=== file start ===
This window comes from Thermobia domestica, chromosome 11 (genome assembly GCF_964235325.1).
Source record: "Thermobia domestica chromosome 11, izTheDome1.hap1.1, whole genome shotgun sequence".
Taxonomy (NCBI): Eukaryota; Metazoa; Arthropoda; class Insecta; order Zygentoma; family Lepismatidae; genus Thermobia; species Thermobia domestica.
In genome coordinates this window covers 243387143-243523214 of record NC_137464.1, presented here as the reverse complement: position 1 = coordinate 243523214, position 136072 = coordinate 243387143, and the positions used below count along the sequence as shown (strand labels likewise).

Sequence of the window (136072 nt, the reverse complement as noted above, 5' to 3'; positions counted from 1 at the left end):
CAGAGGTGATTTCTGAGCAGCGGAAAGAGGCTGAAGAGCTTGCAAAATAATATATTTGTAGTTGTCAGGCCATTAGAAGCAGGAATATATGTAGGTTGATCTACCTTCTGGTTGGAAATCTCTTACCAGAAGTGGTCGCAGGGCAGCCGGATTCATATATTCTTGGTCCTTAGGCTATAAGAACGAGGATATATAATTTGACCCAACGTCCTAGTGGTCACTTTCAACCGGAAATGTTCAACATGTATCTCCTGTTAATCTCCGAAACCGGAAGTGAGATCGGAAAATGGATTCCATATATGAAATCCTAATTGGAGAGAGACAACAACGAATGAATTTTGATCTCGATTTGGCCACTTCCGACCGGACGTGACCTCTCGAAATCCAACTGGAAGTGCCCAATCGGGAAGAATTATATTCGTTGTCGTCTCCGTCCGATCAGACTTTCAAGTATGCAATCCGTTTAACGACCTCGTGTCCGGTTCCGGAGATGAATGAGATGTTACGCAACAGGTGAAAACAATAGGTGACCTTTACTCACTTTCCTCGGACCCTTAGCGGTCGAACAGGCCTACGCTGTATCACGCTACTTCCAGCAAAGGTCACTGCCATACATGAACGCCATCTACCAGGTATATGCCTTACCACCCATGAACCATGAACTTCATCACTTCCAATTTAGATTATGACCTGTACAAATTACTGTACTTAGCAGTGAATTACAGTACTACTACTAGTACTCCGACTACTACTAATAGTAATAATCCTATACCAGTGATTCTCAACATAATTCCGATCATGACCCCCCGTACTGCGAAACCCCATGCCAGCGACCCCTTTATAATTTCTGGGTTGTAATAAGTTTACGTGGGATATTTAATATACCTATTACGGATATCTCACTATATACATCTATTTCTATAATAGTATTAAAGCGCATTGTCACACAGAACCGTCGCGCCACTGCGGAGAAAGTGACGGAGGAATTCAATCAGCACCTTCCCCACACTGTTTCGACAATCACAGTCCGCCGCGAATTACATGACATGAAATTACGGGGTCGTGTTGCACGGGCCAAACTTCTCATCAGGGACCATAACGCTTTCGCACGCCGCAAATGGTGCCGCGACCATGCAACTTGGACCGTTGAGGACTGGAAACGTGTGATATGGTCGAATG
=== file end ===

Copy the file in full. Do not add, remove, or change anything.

This window comes from Thermobia domestica, chromosome 11 (genome assembly GCF_964235325.1).
Source record: "Thermobia domestica chromosome 11, izTheDome1.hap1.1, whole genome shotgun sequence".
Taxonomy (NCBI): Eukaryota; Metazoa; Arthropoda; class Insecta; order Zygentoma; family Lepismatidae; genus Thermobia; species Thermobia domestica.
In genome coordinates this window covers 243387143-243523214 of record NC_137464.1, presented here as the reverse complement: position 1 = coordinate 243523214, position 136072 = coordinate 243387143, and the positions used below count along the sequence as shown (strand labels likewise).

Sequence of the window (136072 nt, the reverse complement as noted above, 5' to 3'; positions counted from 1 at the left end):
CAGAGGTGATTTCTGAGCAGCGGAAAGAGGCTGAAGAGCTTGCAAAATAATATATTTGTAGTTGTCAGGCCATTAGAAGCAGGAATATATGTAGGTTGATCTACCTTCTGGTTGGAAATCTCTTACCAGAAGTGGTCGCAGGGCAGCCGGATTCATATATTCTTGGTCCTTAGGCTATAAGAACGAGGATATATAATTTGACCCAACGTCCTAGTGGTCACTTTCAACCGGAAATGTTCAACATGTATCTCCTGTTAATCTCCGAAACCGGAAGTGAGATCGGAAAATGGATTCCATATATGAAATCCTAATTGGAGAGAGACAACAACGAATGAATTTTGATCTCGATTTGGCCACTTCCGACCGGACGTGACCTCTCGAAATCCAACTGGAAGTGCCCAATCGGGAAGAATTATATTCGTTGTCGTCTCCGTCCGATCAGACTTTCAAGTATGCAATCCGTTTAACGACCTCGTGTCCGGTTCCGGAGATGAATGAGATGTTACGCAACAGGTGAAAACAATAGGTGACCTTTACTCACTTTCCTCGGACCCTTAGCGGTCGAACAGGCCTACGCTGTATCACGCTACTTCCAGCAAAGGTCACTGCCATACATGAACGCCATCTACCAGGTATATGCCTTACCACCCATGAACCATGAACTTCATCACTTCCAATTTAGATTATGACCTGTACAAATTACTGTACTTAGCAGTGAATTACAGTACTACTACTAGTACTCCGACTACTACTAATAGTAATAATCCTATACCAGTGATTCTCAACATAATTCCGATCATGACCCCCCGTACTGCGAAACCCCATGCCAGCGACCCCTTTATAATTTCTGGGTTGTAATAAGTTTACGTGGGATATTTAATATACCTATTACGGATATCTCACTATATACATCTATTTCTATAATAGTATTAAAGCGCATTGTCACACAGAACCGTCGCGCCACTGCGGAGAAAGTGACGGAGGAATTCAATCAGCACCTTCCCCACACTGTTTCGACAATCACAGTCCGCCGCGAATTACATGACATGAAATTACGGGGTCGTGTTGCACGGGCCAAACTTCTCATCAGGGACCATAACGCTTTCGCACGCCGCAAATGGTGCCGCGACCATGCAACTTGGACCGTTGAGGACTGGAAACGTGTGATATGGTCGAATG